An unprecedented Easter Sunday OPEC+ accord to slash nearly 10 million barrels per day from the global oil market is “too little and too late,” analysts say.
That is because the cuts – led by Saudi Arabia and Russia, the world’s second and third-largest producers – are dwarfed by approximately double the loss in global demand.
“No voluntary cuts could be large enough to offset the 19m b/d (19 million barrels per day) average April-May demand loss due to the coronavirus,” said Goldman Sachs.
“Today’s agreement leaves the voluntary cuts as still too little and too late,” the firm said in a note on Sunday.
The OPEC+ cuts are essentially a climbdown from the hyper-production levels of the past month, during which Saudi Arabia flooded the market in a showdown with Russia. That flood of oil coincided with Covid-19 reaching pandemic status, obliterating global demand.
Given the “ongoing surge” of production from Saudi Arabia and its allies the UAE and Kuwait, the touted headline deal, Goldman Sachs writes, actually represents a less impressive 7.2 million bpd cut from Q1 levels.
Factor in the less-than-stellar 35% compliance rate outside the core OPEC member states, and it is clear the voluntary cuts would need to go much further to make a dent, the firm said.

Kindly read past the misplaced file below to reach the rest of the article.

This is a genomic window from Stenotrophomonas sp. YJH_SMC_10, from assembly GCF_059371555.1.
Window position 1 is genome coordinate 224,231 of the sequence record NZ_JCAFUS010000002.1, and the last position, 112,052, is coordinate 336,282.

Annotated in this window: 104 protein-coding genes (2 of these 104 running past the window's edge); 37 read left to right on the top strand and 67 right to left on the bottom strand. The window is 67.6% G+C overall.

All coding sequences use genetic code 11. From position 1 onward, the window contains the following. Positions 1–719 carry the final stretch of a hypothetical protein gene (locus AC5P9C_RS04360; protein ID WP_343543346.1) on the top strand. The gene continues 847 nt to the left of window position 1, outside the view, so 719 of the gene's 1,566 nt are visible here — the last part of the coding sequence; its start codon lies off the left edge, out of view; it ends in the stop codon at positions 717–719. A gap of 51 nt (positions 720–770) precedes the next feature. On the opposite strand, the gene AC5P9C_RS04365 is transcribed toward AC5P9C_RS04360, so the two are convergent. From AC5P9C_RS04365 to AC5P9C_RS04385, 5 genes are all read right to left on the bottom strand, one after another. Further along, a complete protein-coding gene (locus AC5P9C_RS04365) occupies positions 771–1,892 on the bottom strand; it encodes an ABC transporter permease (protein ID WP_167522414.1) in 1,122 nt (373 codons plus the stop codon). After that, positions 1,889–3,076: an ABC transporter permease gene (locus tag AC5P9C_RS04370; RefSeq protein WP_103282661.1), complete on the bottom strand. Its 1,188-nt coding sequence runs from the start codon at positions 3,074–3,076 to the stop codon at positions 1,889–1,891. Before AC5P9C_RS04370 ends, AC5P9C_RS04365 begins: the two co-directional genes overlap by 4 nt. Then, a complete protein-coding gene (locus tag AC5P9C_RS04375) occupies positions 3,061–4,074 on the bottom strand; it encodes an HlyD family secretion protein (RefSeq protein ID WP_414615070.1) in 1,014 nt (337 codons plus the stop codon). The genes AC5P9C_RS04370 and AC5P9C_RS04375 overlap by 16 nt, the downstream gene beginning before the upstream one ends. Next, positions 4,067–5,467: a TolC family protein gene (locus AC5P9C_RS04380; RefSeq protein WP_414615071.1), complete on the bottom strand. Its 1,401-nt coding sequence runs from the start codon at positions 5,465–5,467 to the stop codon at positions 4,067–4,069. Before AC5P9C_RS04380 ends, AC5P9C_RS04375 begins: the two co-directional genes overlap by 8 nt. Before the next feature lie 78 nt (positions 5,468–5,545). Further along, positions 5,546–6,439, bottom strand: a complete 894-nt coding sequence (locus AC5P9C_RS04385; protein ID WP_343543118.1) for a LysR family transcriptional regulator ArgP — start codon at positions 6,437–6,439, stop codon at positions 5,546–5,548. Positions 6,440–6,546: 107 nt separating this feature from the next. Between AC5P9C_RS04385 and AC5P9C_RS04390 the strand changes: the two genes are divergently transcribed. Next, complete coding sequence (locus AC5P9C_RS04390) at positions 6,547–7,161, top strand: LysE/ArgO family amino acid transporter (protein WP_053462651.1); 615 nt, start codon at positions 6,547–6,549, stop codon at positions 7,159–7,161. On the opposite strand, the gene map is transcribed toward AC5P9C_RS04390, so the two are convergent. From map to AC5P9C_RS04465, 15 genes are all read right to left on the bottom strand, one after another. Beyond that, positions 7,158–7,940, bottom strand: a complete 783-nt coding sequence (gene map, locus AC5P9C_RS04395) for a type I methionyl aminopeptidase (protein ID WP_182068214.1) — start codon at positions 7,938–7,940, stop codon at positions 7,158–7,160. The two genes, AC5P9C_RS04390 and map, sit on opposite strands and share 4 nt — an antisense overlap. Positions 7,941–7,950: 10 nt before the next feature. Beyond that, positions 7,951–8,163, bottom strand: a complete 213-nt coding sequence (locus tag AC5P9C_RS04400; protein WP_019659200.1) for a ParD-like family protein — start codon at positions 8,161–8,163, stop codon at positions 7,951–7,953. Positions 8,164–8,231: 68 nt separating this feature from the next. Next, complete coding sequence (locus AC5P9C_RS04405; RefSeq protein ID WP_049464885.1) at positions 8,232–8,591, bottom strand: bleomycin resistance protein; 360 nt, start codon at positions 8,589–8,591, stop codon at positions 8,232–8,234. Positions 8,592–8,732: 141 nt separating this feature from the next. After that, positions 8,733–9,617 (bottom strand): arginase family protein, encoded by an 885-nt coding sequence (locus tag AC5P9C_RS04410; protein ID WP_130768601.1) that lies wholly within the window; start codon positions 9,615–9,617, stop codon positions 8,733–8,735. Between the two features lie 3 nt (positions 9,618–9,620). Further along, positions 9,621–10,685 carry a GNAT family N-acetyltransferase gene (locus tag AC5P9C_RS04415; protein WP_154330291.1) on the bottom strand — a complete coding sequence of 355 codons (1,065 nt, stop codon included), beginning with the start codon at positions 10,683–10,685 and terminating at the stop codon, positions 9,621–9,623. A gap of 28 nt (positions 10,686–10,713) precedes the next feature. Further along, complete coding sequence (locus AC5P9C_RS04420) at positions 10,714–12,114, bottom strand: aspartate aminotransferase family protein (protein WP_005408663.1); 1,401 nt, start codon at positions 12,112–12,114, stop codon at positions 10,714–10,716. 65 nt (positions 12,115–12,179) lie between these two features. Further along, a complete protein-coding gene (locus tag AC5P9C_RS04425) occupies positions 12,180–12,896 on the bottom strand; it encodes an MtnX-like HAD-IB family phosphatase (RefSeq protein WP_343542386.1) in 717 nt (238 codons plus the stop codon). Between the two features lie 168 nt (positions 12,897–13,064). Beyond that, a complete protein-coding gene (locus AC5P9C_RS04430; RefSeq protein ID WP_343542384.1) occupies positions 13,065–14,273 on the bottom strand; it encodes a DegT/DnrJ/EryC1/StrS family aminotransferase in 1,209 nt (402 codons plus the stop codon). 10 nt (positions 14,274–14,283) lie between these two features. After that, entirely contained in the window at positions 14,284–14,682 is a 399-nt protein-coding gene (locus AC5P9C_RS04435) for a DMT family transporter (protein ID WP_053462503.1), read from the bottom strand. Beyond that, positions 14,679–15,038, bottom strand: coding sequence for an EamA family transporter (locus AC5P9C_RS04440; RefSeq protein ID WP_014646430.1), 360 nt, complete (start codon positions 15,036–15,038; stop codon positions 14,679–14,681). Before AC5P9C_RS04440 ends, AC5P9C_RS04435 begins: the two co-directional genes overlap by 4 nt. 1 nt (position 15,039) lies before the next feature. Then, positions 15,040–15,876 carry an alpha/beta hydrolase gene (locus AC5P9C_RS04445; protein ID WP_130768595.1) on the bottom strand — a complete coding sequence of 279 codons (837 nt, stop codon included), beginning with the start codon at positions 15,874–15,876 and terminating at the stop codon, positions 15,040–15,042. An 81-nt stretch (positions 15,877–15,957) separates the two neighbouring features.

The cementing of the OPEC+ accord briefly boosted crude – from about US$22 to nearly $24.50 per barrel Sunday night – only to see them sink back to about $23 Monday morning.
“The market will rally. Only for it to crash again in a few days once the market fully digests that the issue is not supply induced,” a Gulf-based economist predicted to Asia Times last week.
Ignoring the skepticism, the OPEC Secretariat hailed the Easter Sunday accord as “historic.”
“We are witnessing today the triumph of international cooperation and multilateralism which are the core of OPEC values,” said cartel chief Mohammad Barkindo.
But as Goldman Sachs warns, crude prices are likely to decline once again in the coming weeks, as supplies exceed global storage and the world continues to stay home.
The scale of the Covid-19 slowdown has led to calls from as far away as Texas for production cuts and stabilization measures.
“One tool the state has at its disposal is the idea of curbing production known as proration,” wrote Austin-based Parsley Energy CEO Matt Gallagher in a March 29 op-ed for the Houston Chronicle.
He has insisted his company is willing to cut production if others do the same.
Gallagher had also argued for the Saudi and Russian ramp-up of production in the face of a global pandemic to be “investigated.”
There is little to investigate in the case of Moscow, whose rejection of deeper production cuts one month ago was motivated by its desire to compete with US shale.
But for Riyadh, a close ally of the Trump administration, there was significant pressure to assuage Republican lawmakers and constituents in an election year.
The oil war will likely pick up again, analysts predict, when the Covid-19 slowdown subsides.